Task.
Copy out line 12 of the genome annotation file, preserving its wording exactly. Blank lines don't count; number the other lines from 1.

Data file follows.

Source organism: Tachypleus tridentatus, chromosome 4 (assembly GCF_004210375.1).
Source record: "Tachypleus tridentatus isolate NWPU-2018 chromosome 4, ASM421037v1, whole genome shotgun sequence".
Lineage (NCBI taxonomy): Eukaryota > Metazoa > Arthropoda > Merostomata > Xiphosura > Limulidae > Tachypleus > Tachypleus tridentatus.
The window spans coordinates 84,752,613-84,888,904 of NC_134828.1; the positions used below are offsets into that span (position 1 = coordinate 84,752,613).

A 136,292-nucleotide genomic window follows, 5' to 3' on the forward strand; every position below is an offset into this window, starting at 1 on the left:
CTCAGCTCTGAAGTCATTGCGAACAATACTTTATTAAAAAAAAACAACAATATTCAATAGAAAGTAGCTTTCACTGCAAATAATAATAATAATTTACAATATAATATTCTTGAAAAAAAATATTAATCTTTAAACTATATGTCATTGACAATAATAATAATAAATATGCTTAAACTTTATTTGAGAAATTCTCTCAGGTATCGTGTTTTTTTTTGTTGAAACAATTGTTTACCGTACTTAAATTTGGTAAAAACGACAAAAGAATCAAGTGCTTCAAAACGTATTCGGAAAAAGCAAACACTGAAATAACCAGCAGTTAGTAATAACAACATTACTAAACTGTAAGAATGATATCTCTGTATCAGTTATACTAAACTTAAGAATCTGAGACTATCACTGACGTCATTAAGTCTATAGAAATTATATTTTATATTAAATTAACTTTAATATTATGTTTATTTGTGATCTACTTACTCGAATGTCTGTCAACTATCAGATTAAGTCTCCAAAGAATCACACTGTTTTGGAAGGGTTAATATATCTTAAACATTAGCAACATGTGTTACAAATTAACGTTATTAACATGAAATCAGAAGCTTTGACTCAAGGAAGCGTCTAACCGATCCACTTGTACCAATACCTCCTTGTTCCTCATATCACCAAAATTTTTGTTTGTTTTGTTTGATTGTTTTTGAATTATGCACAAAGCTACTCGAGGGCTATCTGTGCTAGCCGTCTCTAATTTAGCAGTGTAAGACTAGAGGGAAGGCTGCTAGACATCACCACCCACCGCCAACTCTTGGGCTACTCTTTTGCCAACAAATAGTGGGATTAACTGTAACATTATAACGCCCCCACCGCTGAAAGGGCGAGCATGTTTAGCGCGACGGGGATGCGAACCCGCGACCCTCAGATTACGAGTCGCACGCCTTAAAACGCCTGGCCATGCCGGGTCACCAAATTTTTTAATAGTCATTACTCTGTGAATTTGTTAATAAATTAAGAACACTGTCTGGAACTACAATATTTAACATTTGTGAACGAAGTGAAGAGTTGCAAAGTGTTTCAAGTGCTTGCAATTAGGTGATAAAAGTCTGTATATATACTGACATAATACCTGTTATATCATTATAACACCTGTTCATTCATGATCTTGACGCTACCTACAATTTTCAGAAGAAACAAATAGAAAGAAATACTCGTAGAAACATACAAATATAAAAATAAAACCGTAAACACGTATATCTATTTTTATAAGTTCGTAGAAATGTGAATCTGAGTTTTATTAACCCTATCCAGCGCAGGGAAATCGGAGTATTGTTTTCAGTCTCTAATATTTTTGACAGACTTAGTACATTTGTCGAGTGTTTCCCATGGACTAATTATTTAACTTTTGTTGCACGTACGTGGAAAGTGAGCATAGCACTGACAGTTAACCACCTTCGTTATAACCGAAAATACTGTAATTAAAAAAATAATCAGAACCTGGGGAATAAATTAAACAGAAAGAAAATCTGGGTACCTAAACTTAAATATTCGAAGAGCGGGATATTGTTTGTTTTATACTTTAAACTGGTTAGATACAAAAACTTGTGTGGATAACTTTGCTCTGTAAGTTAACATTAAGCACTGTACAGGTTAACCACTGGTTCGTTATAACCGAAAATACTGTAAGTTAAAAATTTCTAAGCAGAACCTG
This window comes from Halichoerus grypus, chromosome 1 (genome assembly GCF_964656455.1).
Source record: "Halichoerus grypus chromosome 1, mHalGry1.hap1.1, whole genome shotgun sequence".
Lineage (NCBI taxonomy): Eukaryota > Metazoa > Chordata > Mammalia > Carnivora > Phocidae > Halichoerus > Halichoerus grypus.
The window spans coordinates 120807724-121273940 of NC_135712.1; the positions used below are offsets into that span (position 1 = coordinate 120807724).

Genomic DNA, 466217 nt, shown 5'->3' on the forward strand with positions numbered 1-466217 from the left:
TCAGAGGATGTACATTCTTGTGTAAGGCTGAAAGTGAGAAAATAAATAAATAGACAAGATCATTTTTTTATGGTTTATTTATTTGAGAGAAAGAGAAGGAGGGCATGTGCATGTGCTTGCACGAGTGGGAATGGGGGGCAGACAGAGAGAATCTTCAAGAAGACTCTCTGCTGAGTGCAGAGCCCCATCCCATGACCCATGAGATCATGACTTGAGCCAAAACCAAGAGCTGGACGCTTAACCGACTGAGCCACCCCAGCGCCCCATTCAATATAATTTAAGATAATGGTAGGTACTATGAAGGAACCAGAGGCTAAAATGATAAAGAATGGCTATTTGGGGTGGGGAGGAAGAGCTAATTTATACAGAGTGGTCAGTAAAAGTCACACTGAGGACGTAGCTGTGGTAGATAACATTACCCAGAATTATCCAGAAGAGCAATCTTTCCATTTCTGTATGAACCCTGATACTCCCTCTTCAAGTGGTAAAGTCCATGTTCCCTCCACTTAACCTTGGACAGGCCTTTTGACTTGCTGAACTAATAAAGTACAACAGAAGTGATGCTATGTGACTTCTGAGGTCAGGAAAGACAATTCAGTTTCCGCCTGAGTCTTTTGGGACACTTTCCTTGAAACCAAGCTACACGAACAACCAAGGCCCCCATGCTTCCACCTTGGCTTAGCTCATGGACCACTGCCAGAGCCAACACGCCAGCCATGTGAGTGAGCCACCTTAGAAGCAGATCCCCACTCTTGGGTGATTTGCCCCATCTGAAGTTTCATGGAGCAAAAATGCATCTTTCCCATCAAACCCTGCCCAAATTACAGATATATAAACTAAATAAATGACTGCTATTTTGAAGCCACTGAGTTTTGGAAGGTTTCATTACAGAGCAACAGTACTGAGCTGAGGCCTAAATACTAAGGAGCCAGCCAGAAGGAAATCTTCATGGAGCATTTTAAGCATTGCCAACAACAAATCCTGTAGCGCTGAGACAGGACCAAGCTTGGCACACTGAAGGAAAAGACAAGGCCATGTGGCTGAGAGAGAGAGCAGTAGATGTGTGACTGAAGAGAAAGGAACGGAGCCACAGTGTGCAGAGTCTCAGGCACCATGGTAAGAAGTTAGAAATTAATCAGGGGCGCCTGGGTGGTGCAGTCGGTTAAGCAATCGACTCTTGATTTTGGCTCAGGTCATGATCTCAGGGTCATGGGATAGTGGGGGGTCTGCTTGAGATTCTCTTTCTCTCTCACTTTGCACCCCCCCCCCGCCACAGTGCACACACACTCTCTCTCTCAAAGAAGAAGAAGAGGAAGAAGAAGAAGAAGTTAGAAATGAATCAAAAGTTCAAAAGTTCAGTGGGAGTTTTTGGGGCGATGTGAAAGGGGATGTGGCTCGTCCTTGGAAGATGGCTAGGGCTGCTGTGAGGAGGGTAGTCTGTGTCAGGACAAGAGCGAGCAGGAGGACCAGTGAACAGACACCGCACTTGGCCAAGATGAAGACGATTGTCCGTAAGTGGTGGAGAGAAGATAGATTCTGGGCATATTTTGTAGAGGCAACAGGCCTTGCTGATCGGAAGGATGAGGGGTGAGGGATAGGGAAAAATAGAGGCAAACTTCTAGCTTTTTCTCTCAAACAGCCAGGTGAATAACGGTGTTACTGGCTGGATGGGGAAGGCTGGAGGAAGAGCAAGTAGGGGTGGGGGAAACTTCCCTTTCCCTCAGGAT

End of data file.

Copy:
TCAGAGGATGTACATTCTTGTGTAAGGCTGAAAGTGAGAAAATAAATAAATAGACAAGATCATTTTTTTATGGTTTATTTATTTGAGAGAAAGAGAAGGAGGGCATGTGCATGTGCTTGCACGAGTGGGAATGGGGGGCAGACAGAGAGAATCTTCAAGAAGACTCTCTGCTGAGTGCAGAGCCCCATCCCATGACCCATGAGATCATGACTTGAGCCAAAACCAAGAGCTGGACGCTTAACCGACTGAGCCACCCCAGCGCCCCATTCAATATAATTTAAGATAATGGTAGGTACTATGAAGGAACCAGAGGCTAAAATGATAAAGAATGGCTATTTGGGGTGGGGAGGAAGAGCTAATTTATACAGAGTGGTCAGTAAAAGTCACACTGAGGACGTAGCTGTGGTAGATAACATTACCCAGAATTATCCAGAAGAGCAATCTTTCCATTTCTGTATGAACCCTGATACTCCCTCTTCAAGTGGTAAAGTCCATGTTCCCTCCACTTAACCTTGGACAGGCCTTTTGACTTGCTGAACTAATAAAGTACAACAGAAGTGATGCTATGTGACTTCTGAGGTCAGGAAAGACAATTCAGTTTCCGCCTGAGTCTTTTGGGACACTTTCCTTGAAACCAAGCTACACGAACAACCAAGGCCCCCATGCTTCCACCTTGGCTTAGCTCATGGACCACTGCCAGAGCCAACACGCCAGCCATGTGAGTGAGCCACCTTAGAAGCAGATCCCCACTCTTGGGTGATTTGCCCCATCTGAAGTTTCATGGAGCAAAAATGCATCTTTCCCATCAAACCCTGCCCAAATTACAGATATATAAACTAAATAAATGACTGCTATTTTGAAGCCACTGAGTTTTGGAAGGTTTCATTACAGAGCAACAGTACTGAGCTGAGGCCTAAATACTAAGGAGCCAGCCAGAAGGAAATCTTCATGGAGCATTTTAAGCATTGCCAACAACAAATCCTGTAGCGCTGAGACAGGACCAAGCTTGGCACACTGAAGGAAAAGACAAGGCCATGTGGCTGAGAGAGAGAGCAGTAGATGTGTGACTGAAGAGAAAGGAACGGAGCCACAGTGTGCAGAGTCTCAGGCACCATGGTAAGAAGTTAGAAATTAATCAGGGGCGCCTGGGTGGTGCAGTCGGTTAAGCAATCGACTCTTGATTTTGGCTCAGGTCATGATCTCAGGGTCATGGGATAGTGGGGGGTCTGCTTGAGATTCTCTTTCTCTCTCACTTTGCACCCCCCCCCCGCCACAGTGCACACACACTCTCTCTCTCAAAGAAGAAGAAGAGGAAGAAGAAGAAGAAGTTAGAAATGAATCAAAAGTTCAAAAGTTCAGTGGGAGTTTTTGGGGCGATGTGAAAGGGGATGTGGCTCGTCCTTGGAAGATGGCTAGGGCTGCTGTGAGGAGGGTAGTCTGTGTCAGGACAAGAGCGAGCAGGAGGACCAGTGAACAGACACCGCACTTGGCCAAGATGAAGACGATTGTCCGTAAGTGGTGGAGAGAAGATAGATTCTGGGCATATTTTGTAGAGGCAACAGGCCTTGCTGATCGGAAGGATGAGGGGTGAGGGATAGGGAAAAATAGAGGCAAACTTCTAGCTTTTTCTCTCAAACAGCCAGGTGAATAACGGTGTTACTGGCTGGATGGGGAAGGCTGGAGGAAGAGCAAGTAGGGGTGGGGGAAACTTCCCTTTCCCTCAGGAT